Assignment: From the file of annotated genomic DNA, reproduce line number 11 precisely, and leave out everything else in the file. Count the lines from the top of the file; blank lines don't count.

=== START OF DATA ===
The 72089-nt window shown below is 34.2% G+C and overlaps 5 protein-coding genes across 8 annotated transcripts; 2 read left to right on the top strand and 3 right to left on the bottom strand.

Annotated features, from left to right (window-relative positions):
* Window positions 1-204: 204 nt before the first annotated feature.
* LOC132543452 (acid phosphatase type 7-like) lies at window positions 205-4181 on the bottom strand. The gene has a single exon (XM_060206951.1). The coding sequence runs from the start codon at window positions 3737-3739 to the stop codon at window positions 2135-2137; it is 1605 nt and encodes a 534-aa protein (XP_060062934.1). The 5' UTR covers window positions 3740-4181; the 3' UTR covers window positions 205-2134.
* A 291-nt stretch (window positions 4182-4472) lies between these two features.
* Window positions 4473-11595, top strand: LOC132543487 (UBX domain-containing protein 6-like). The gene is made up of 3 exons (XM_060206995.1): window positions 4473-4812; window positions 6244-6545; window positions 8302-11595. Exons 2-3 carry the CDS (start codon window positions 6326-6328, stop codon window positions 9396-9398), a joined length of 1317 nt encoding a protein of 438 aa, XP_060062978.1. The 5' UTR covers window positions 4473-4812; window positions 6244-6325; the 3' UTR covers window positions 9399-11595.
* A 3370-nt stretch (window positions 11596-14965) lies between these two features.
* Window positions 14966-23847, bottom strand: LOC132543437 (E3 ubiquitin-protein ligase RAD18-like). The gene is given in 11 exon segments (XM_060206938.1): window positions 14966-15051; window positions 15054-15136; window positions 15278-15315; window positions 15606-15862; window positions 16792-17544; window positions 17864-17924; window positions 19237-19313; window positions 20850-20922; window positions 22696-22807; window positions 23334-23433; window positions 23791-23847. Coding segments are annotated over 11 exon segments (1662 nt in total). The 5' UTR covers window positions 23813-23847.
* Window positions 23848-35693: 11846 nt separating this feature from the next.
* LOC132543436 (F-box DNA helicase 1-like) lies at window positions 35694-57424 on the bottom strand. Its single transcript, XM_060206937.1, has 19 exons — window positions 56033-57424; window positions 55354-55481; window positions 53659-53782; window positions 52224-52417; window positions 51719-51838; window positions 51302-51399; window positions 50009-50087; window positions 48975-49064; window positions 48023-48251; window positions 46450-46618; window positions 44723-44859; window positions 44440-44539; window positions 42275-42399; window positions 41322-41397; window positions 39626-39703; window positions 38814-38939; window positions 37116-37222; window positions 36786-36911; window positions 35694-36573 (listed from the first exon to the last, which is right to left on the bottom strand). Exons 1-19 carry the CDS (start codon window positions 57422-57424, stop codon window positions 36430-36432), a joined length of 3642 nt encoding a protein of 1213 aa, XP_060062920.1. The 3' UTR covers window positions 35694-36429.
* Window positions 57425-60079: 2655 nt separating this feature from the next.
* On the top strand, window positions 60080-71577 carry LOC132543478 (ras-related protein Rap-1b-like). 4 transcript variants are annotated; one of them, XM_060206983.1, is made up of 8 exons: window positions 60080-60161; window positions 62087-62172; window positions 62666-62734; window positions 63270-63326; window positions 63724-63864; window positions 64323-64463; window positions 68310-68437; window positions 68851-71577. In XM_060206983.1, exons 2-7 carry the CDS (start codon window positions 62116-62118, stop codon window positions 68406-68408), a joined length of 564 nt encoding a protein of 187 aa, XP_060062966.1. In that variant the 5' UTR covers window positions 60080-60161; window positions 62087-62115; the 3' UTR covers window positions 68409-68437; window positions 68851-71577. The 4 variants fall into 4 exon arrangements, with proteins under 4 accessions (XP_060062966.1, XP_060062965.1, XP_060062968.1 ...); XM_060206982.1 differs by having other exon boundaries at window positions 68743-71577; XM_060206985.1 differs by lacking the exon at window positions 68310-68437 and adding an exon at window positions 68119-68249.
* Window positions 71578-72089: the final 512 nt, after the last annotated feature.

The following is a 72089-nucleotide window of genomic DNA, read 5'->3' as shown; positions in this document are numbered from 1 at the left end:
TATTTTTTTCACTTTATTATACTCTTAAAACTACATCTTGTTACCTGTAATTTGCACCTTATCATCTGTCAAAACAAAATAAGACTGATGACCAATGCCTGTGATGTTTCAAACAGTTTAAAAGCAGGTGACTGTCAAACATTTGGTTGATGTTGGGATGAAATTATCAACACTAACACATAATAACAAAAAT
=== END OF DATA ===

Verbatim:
* Window positions 57425-60079: 2655 nt separating this feature from the next.